At this panel, moderated by Times labor reporter, Steven Greenhouse, we heard about the other end of the spectrum. We heard about things not usually talked about in the context of work-life and not talked about enough in any context. In contrast to the (very real) problems of professional workers—so many of whom feel overworked and short on time—we now focused on the growing legions of workers who aspire, most of all, to have a full-time job. The exploitation of the underemployed has become something of a science in recent years, as technology provides elaborate algorithms that can tell employers on a day-to-day—sometimes hour-to-hour—basis exactly how many employees they need on site and how many they can just tell to stay home. Many employers use this hyper-efficiency to move workers about like pieces on a chessboard, expecting them to be on call for the next move, whenever it may come.
Please understand what this means: employees must be ready, sometimes forty hours a week, sometimes 24/7, to drop everything and show up for their minimum wage job. They have to have child care available; they can make no permanent social or vacation plans; they cannot take a class. Generally, all this readiness leads to far less than full-time work and yet by definition also makes it impossible to take a second job. One man quoted in an article by Greenhouse talked about being told in a job interview that he’d have to be on call full-time but would be able to work no more than 29 hours/week. When he objected, the interview was over. Another described asking his employer to schedule his “wildly fluctuating” 25 hours/week at the same time each day so could find a second job—and promptly had his weekly hours cut to 12. A woman commuted an hour to her scheduled shift only to be told to go home (with no pay)—she wasn’t needed today.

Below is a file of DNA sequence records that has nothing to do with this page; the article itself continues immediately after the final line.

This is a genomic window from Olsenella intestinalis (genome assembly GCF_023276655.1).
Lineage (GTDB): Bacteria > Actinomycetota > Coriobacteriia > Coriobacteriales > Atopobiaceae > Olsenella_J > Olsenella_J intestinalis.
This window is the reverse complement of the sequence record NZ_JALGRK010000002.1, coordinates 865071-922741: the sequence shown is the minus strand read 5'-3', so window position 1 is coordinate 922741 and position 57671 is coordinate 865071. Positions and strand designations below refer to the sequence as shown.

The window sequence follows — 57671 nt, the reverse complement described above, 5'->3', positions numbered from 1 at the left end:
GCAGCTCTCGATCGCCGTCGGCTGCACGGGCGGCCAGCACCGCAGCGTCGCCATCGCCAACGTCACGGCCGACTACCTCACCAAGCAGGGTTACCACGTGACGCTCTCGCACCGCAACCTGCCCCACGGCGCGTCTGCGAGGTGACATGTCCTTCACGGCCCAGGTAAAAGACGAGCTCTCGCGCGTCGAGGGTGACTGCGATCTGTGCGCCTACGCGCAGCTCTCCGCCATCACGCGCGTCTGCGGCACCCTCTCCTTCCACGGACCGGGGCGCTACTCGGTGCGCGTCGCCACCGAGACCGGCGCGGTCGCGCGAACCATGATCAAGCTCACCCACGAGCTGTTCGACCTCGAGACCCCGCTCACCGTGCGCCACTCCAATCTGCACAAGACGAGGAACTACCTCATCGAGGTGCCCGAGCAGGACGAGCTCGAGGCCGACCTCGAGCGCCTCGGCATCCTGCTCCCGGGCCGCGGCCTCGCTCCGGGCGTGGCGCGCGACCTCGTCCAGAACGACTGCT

The overworked, the underworked. The Great Divide. It’s odd to wrap the phrase “work-life” around the situations of these two groups of people, yet it does apply to both. Each ultimately comes down to a lack of control over one’s own time. Each apparently stems from employers’ mistaken belief that providing a modicum of flexibility and predictability is bad for business (as if stressed-out employees and high turnover were good for the bottom line). Each affects more than just the people involved—it affects our families, our friends and our communities.
The good news is that some of the “right to request” existing and pending legislation around the country focuses not just on flexibility but also on predictability. The tools are at hand to make changes that affect men and women on both sides of the chasm. Did I mention that it’s National Work and Family Month? Come on, people, let’s get going.
Is your company celebrating National Work and Family Month? I’d love to know what interesting things you’re doing–and maybe share the idea in a future post. Drop me a line!